Share this post

The Graduate Management Admissions Test (GMAT) is a test that simply assesses your ability to think and interpret information quickly. The test accurately measures your focus levels by keeping your mind active for a 3.5 hour period. It, therefore, becomes a test of your endurance. With four sections: Verbal, Quants, Integrated Reasoning and the Analytical Writing Assessment, the GMAT efficiently tests your reasoning, language and analytical skills.

  1. Mental Sharpness and Psychology: A big fallacy on the exam day is to constantly be nervous and think about the end result. Students often make the mistake of thinking about their future and forget what they have worked hard for months to garner. Keep your cognitive process clean, and focus on the exam; one question at a time.

  2. Elimination Strategy: Often students are caught up in the search for the right answer, and forget the ever-effective strategy of ‘elimination’. Do remember that discarding the wrong answers quickly can help you optimize time and sometimes proves to be the only way to solve a question. Remember that you might not be able to comprehend every single paragraph or sentence correction question. So, leave your ego behind and eliminate if you have to.

  3. Thorough Reading: A very common student weak point is that of reading- students who do not have the habit of reading, or have developed a capricious attitude towards reading(over the years), tend to quickly find themselves in a pickle when it comes to comprehension. Make sure that you get into the habit of reading every single word carefully. This does not mean that you expend extra time reading unnecessarily, but that consistent practice will help you ‘read faster’. A few answer choices are purposely given to make you drift towards the wrong ones.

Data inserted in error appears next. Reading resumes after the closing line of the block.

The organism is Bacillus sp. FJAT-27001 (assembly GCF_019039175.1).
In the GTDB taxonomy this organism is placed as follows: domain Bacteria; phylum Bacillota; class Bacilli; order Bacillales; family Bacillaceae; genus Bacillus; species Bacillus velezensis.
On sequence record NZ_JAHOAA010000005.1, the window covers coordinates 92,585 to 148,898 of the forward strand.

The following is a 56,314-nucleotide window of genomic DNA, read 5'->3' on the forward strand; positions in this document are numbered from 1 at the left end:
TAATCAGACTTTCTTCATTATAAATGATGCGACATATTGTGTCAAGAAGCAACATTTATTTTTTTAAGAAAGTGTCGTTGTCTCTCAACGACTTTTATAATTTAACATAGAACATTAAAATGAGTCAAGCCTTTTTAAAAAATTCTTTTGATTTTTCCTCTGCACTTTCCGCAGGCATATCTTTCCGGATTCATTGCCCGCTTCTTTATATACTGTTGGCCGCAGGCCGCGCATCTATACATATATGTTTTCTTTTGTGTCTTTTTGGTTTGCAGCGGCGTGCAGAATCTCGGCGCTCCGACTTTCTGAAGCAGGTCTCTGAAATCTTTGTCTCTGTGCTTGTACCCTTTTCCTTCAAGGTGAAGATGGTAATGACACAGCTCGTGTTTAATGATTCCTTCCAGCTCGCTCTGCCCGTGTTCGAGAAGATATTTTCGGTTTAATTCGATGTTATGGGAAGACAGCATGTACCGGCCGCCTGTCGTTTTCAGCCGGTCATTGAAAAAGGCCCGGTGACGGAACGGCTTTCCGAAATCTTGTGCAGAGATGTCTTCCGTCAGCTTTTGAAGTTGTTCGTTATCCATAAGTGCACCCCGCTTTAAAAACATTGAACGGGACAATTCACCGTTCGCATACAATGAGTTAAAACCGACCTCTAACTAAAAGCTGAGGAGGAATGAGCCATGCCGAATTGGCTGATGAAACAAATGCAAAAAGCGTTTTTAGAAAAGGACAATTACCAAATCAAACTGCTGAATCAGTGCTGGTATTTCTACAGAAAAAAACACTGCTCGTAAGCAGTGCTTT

4. Answer everything, do not skip questions: The GMAT’s scoring system is based on an algorithm that heavily penalizes test-takers for skipping questions. Even if you do not know the answer to some question, do not make the mistake of skipping that particular question. Mark any option, take a calculated guess. The GMAT does not allow you to go back to any unanswered question either. You have one shot at every question that is on screen.

  5. Exam pacing: A lot of articles have been written about how to pace your exam, but the key factor that you need to understand is that: ‘Everyone has their own strengths’. Understand the question type in which you need to spend more time; and remember that the first part of your exam is crucial in determining your ‘level’. The first quadrant of the exam is the one in which you need to be precise in terms of your strategy execution. Notice and make sure you amend your weak points well in advance.

A note on the GMAT scoring system: The GMAT scoring system is adaptive, which means that it rewards you for the right answer, but increases the difficulty level of the next question. Similarly, the algorithm penalizes you for the wrong answer, decreasing the difficulty level if you make a mistake. The exam is split into four quadrants, and your strategy must revolve around being consistent across the four quadrants. You cannot slack off in any quadrant; the first and the last quadrants are crucial in determining your final score.

Share this post